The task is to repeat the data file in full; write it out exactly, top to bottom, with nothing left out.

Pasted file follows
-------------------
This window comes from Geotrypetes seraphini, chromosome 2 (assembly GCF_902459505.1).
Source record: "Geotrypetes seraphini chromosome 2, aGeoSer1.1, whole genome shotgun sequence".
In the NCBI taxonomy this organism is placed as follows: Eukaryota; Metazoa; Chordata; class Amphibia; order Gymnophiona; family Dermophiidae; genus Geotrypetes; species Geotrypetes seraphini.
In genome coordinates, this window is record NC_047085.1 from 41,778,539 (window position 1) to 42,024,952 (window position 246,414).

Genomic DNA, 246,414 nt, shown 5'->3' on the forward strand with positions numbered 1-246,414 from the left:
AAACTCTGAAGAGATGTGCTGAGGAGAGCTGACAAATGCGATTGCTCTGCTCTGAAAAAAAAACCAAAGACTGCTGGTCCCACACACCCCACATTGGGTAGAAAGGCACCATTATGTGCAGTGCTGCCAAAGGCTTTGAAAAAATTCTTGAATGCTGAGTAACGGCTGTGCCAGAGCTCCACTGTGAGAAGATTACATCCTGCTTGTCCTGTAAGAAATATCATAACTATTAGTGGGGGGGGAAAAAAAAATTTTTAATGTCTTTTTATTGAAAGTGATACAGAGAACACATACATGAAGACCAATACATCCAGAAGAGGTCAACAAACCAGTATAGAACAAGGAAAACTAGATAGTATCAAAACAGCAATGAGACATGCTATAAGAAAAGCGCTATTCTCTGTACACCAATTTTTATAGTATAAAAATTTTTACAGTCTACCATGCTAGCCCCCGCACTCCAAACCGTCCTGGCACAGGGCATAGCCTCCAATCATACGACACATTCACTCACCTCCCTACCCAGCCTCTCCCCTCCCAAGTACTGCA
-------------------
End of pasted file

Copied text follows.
This window comes from Geotrypetes seraphini, chromosome 2 (assembly GCF_902459505.1).
Source record: "Geotrypetes seraphini chromosome 2, aGeoSer1.1, whole genome shotgun sequence".
In the NCBI taxonomy this organism is placed as follows: Eukaryota; Metazoa; Chordata; class Amphibia; order Gymnophiona; family Dermophiidae; genus Geotrypetes; species Geotrypetes seraphini.
In genome coordinates, this window is record NC_047085.1 from 41,778,539 (window position 1) to 42,024,952 (window position 246,414).

Genomic DNA, 246,414 nt, shown 5'->3' on the forward strand with positions numbered 1-246,414 from the left:
AAACTCTGAAGAGATGTGCTGAGGAGAGCTGACAAATGCGATTGCTCTGCTCTGAAAAAAAAACCAAAGACTGCTGGTCCCACACACCCCACATTGGGTAGAAAGGCACCATTATGTGCAGTGCTGCCAAAGGCTTTGAAAAAATTCTTGAATGCTGAGTAACGGCTGTGCCAGAGCTCCACTGTGAGAAGATTACATCCTGCTTGTCCTGTAAGAAATATCATAACTATTAGTGGGGGGGGAAAAAAAAATTTTTAATGTCTTTTTATTGAAAGTGATACAGAGAACACATACATGAAGACCAATACATCCAGAAGAGGTCAACAAACCAGTATAGAACAAGGAAAACTAGATAGTATCAAAACAGCAATGAGACATGCTATAAGAAAAGCGCTATTCTCTGTACACCAATTTTTATAGTATAAAAATTTTTACAGTCTACCATGCTAGCCCCCGCACTCCAAACCGTCCTGGCACAGGGCATAGCCTCCAATCATACGACACATTCACTCACCTCCCTACCCAGCCTCTCCCCTCCCAAGTACTGCA